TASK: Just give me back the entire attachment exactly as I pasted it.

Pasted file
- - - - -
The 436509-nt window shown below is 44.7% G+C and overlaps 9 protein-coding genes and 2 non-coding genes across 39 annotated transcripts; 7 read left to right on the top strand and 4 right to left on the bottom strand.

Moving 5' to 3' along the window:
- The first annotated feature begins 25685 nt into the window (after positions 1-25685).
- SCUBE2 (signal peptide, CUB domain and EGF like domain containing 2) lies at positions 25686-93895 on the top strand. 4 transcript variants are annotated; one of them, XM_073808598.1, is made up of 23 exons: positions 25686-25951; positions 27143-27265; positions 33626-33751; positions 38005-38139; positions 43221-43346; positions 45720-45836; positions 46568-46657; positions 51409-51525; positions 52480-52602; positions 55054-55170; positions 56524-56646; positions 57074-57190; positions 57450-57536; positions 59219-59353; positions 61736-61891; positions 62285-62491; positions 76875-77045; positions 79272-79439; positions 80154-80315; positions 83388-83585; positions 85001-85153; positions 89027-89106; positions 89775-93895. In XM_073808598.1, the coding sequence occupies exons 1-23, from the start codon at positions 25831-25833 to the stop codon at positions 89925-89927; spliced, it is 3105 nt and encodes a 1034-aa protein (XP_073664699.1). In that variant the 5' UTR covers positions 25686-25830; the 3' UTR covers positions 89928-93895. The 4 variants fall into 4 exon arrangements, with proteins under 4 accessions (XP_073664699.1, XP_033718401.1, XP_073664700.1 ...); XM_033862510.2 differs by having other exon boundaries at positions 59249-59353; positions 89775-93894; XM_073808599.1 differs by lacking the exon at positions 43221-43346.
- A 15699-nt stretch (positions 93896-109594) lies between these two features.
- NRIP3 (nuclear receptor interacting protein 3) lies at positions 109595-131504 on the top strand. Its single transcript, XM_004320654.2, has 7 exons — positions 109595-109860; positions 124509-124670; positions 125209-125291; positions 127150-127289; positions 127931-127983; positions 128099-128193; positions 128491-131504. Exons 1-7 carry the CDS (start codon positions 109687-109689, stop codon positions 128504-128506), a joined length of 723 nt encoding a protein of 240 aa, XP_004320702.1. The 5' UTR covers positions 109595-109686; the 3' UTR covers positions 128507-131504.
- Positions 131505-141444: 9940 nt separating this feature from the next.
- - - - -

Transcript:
The 436509-nt window shown below is 44.7% G+C and overlaps 9 protein-coding genes and 2 non-coding genes across 39 annotated transcripts; 7 read left to right on the top strand and 4 right to left on the bottom strand.

Moving 5' to 3' along the window:
- The first annotated feature begins 25685 nt into the window (after positions 1-25685).
- SCUBE2 (signal peptide, CUB domain and EGF like domain containing 2) lies at positions 25686-93895 on the top strand. 4 transcript variants are annotated; one of them, XM_073808598.1, is made up of 23 exons: positions 25686-25951; positions 27143-27265; positions 33626-33751; positions 38005-38139; positions 43221-43346; positions 45720-45836; positions 46568-46657; positions 51409-51525; positions 52480-52602; positions 55054-55170; positions 56524-56646; positions 57074-57190; positions 57450-57536; positions 59219-59353; positions 61736-61891; positions 62285-62491; positions 76875-77045; positions 79272-79439; positions 80154-80315; positions 83388-83585; positions 85001-85153; positions 89027-89106; positions 89775-93895. In XM_073808598.1, the coding sequence occupies exons 1-23, from the start codon at positions 25831-25833 to the stop codon at positions 89925-89927; spliced, it is 3105 nt and encodes a 1034-aa protein (XP_073664699.1). In that variant the 5' UTR covers positions 25686-25830; the 3' UTR covers positions 89928-93895. The 4 variants fall into 4 exon arrangements, with proteins under 4 accessions (XP_073664699.1, XP_033718401.1, XP_073664700.1 ...); XM_033862510.2 differs by having other exon boundaries at positions 59249-59353; positions 89775-93894; XM_073808599.1 differs by lacking the exon at positions 43221-43346.
- A 15699-nt stretch (positions 93896-109594) lies between these two features.
- NRIP3 (nuclear receptor interacting protein 3) lies at positions 109595-131504 on the top strand. Its single transcript, XM_004320654.2, has 7 exons — positions 109595-109860; positions 124509-124670; positions 125209-125291; positions 127150-127289; positions 127931-127983; positions 128099-128193; positions 128491-131504. Exons 1-7 carry the CDS (start codon positions 109687-109689, stop codon positions 128504-128506), a joined length of 723 nt encoding a protein of 240 aa, XP_004320702.1. The 5' UTR covers positions 109595-109686; the 3' UTR covers positions 128507-131504.
- Positions 131505-141444: 9940 nt separating this feature from the next.